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Tractor full of food benefits local food bank

Posted on April 28, 2015 by Sunny South News

By Stan Ashbee
Sunny South News

Noble Central School students in Nobleford, as well as students from Picture Butte High School (PBHS), learned what it was like to go hungry during Noble Central School’s 24-hour Famine last week.
But, what made the event even more special, was students filled a tractor with non-perishable food donations, collected prior to the Grade 7-12 24-Hour Famine, which ended last Friday morning with a pancake breakfast.
The food was donated to the Picture Butte Food Bank and the tractor was donated by Nieboer Farm Supplies.
Students from PBHS, who are also collecting food in advance of their 30-Hour Famine and community food drive May 2, also showed their support by sharing what they’ve collected so far. The event was organized by Noble Central School’s student council with President Taylor Holtorf at the helm. The event was intended to raise awareness of world hunger.
“I’m so excited with it,” said Holtorf, but when student council was planning the initiative students didn’t quite know how to make it work and make it a success.
One of the ideas was to hand out garbage bags door to door in Nobleford for food donations. The bags were left by students last Thursday and collected last Friday morning.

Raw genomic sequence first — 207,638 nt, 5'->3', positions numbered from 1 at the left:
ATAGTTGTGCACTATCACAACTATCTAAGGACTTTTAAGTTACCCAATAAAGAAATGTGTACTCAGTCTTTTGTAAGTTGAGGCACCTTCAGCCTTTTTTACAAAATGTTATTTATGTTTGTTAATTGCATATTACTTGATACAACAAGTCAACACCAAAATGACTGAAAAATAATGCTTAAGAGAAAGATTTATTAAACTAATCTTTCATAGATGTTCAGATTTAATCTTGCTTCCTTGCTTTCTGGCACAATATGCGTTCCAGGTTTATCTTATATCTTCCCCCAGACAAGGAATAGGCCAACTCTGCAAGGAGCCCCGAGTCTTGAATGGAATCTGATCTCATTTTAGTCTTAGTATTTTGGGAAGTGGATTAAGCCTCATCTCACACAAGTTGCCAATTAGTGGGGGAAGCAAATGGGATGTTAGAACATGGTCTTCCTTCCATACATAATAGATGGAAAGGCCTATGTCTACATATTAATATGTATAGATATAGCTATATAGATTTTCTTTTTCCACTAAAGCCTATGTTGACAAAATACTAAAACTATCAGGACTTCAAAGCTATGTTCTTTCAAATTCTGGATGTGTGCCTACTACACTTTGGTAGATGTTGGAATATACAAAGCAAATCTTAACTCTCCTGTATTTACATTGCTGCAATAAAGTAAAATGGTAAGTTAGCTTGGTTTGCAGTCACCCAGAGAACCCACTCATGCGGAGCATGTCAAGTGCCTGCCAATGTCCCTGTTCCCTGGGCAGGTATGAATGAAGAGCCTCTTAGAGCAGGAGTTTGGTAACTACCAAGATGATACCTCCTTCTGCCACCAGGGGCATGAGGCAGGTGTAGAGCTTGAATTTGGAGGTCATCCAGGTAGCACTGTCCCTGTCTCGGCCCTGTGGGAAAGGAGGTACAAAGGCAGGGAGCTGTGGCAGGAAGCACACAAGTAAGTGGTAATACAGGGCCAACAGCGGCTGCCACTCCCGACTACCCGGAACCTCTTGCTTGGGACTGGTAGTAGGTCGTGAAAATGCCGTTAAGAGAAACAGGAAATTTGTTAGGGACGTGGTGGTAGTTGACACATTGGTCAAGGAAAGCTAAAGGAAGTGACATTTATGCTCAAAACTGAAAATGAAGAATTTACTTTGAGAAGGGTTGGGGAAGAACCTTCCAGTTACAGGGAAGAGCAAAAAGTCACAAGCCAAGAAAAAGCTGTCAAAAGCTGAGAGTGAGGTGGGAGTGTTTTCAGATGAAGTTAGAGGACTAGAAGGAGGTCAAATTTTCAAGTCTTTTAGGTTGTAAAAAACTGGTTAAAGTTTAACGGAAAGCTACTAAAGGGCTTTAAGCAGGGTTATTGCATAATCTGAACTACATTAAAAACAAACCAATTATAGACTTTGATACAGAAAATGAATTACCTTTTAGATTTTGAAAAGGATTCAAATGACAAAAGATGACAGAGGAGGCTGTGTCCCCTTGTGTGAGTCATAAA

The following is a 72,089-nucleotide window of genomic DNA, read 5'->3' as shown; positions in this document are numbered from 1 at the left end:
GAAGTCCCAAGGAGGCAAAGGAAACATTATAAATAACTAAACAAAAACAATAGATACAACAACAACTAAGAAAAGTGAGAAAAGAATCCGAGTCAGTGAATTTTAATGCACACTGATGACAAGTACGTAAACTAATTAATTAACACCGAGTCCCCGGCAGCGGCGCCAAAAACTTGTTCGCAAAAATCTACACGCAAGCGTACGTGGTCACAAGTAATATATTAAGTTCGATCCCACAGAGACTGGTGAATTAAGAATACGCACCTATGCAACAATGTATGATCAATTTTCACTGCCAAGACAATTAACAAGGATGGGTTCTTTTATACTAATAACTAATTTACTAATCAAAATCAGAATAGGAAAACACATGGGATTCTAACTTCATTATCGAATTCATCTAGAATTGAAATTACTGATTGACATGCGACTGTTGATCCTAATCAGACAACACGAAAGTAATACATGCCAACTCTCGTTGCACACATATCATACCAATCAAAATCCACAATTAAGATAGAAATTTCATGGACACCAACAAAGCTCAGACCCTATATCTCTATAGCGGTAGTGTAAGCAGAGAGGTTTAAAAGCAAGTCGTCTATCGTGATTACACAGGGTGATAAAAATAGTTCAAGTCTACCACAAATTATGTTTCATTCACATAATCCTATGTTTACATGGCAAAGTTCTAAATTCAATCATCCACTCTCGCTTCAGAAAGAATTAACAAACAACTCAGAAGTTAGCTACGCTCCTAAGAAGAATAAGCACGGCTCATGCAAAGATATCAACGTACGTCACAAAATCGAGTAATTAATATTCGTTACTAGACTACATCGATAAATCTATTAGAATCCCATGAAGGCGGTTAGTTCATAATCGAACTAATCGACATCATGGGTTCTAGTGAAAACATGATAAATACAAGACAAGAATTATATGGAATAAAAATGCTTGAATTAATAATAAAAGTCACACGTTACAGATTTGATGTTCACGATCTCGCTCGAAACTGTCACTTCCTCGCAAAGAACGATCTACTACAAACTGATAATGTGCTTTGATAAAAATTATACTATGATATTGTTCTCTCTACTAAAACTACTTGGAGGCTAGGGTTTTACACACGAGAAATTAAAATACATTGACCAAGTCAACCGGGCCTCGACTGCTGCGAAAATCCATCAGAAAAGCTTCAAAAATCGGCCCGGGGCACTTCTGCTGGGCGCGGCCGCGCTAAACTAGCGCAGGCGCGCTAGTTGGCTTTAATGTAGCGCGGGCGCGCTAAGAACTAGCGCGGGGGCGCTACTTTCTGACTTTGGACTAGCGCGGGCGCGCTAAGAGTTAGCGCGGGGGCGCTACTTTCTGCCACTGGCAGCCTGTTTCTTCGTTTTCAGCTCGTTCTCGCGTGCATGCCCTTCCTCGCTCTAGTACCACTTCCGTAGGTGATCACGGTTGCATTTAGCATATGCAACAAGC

“Over half the community put food out on their front step that we were able to pick up. I’m just so proud of everyone. The school, the community and everyone who helped out to make this a huge success,” Holtorf added.
Kathy Oviatt, principal of Noble Central School, said it was because of the good work on part of the students that it was such a success.
“It’s the community and the school working together to raise awareness for hunger and to raise awareness within our own community of kids who are in need,” noted Oviatt.
Oviatt explained it was the school’s student council taking it upon themselves to raise awareness about world hunger.
“They had the idea of doing the 24-Hour Famine, so they could create some empathy for children who are hungry. Then they extended it through the whole school because we are a K through 12 school. They gave our elementary students the opportunity to not go for 24 hours but to actually miss a lunch and go for one day,” said Oviatt.
A pancake breakfast was served the morning after the 24-Hour Famine to provide students a chance to go hungry and then have somebody actually help out and feed them.
“The credit goes to our student leaders in our school who came up with the idea,” she added.
The spin-off from filling the tractor with food donations and the entire event, Oviatt said, is kids not only have an awareness for this one event but they’ll continue to remember it. “They’ll continue to take leadership opportunities and continue to do what they can within the community and within our school.”

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